NEW DELHI: To make judicial appointments smoother, Chief Justice of India T S Thakur is all set to meet Chief Justices of High Courts to convince them for adopting the All India Judicial Services Examination as many states are opposing it.
In November 2012, a Committee of Secretaries chaired by the Cabinet Secretary had approved a comprehensive proposal for creation of the service. So far, 15 states and 18 high courts (of 24) have responded to the proposal. One of the problems cited is the power of several states to use local languages in lower courts, even for writing orders.
Chief Justice of India T S Thakur will meet Chief Justices of High Courts to convince them for adopting the All India Judicial Services Examination as many states are opposing it. One of the problems cited is that several states have used powers under CrPC and CPC to declare that the local language will be used in lower courts even for writing orders. A person selected from Tamil Nadu may find it difficult to hold proceedings in states like Uttar Pradesh and Bihar.
The CJI’s move comes days after a group of lawyers was stated that three High Courts have fixed the same date for final examinations for the post of judges, leaving many eligible candidates in limbo.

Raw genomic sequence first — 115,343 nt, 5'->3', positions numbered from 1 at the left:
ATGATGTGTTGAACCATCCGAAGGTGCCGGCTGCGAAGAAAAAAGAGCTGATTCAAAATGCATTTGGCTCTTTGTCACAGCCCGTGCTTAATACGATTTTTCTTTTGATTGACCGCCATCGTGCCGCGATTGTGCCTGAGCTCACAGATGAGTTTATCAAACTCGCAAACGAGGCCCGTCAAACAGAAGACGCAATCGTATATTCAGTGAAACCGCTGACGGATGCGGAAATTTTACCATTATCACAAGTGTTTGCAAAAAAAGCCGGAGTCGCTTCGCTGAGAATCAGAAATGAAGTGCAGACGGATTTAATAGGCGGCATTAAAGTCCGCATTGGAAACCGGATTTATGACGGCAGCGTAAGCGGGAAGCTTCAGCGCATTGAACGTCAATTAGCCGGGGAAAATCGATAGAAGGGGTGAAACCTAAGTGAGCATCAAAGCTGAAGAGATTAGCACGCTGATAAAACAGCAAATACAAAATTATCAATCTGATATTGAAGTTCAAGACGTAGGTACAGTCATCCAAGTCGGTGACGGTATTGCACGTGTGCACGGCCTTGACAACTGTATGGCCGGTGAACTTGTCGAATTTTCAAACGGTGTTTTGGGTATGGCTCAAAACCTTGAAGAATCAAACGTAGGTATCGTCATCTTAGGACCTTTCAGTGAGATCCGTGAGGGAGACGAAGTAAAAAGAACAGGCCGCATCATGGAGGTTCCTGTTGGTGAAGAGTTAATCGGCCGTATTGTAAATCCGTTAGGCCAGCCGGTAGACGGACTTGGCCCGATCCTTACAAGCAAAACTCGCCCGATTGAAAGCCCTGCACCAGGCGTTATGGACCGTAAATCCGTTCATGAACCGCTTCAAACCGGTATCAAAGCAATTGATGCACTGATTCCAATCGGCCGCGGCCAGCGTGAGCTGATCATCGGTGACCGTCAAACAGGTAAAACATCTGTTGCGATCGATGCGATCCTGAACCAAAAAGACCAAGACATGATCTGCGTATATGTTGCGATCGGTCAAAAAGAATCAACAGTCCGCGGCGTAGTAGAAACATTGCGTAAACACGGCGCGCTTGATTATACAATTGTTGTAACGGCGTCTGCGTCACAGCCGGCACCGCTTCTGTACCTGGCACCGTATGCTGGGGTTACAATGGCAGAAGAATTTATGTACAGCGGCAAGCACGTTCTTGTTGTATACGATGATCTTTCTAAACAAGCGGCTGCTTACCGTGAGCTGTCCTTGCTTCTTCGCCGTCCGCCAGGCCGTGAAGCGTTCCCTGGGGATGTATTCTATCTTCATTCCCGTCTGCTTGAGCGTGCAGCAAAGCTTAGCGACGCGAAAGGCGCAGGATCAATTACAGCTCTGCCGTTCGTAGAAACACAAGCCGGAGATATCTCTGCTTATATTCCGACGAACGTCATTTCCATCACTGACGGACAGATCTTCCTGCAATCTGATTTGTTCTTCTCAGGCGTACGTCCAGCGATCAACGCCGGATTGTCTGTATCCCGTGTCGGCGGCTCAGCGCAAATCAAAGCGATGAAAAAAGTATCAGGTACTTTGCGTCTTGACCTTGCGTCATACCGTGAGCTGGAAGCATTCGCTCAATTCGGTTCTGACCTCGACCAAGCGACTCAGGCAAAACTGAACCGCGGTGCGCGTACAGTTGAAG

High Courts of Delhi, Allahabad and Karnataka have fixed their examination dates from November 11 to 13. Nearly 50-60 candidates are common for all these states. The worst-affected candidates will be from Delhi and its neighbouring state Uttar Pradesh as the distance between the two is the shortest, while for Karnataka, distance matters.
To appear for higher judicial services, a candidate should have a valid degree of law and minimum seven years of practicing experience in courts. Delhi High Court has scheduled its examination on November 12 and 13, Karnataka has slotted it on November 12 and UP from November 11 to 13.
Last month, Prime Minister Narendra Modi during the 50th year celebration of Delhi High Court mooted for having All India Judicial Service in place. With the CJI’s move, the Ministry of Law and Justice has started discussing its modalities so that a competitive exam is put in place, as is done for Civil Services.
As per the ministry’s internal note, “The matter has been discussed at the highest level in the government and the judiciary. It has been decided that the Honourable Chief Justice of India would convene a meeting of the Chief Justices of the HCs to arrive at a consensus on formation of All India Judicial Services Examination.” As of June 30, there was a shortage of 5,111 judicial officers in the country’s district courts, which have only 16,192 judges against the sanctioned strength of 21,303. Nearly three crore cases are pending in district courts across India. At present, judges for lower courts are mostly selected by HCs or the State Public Service Commission of respective states.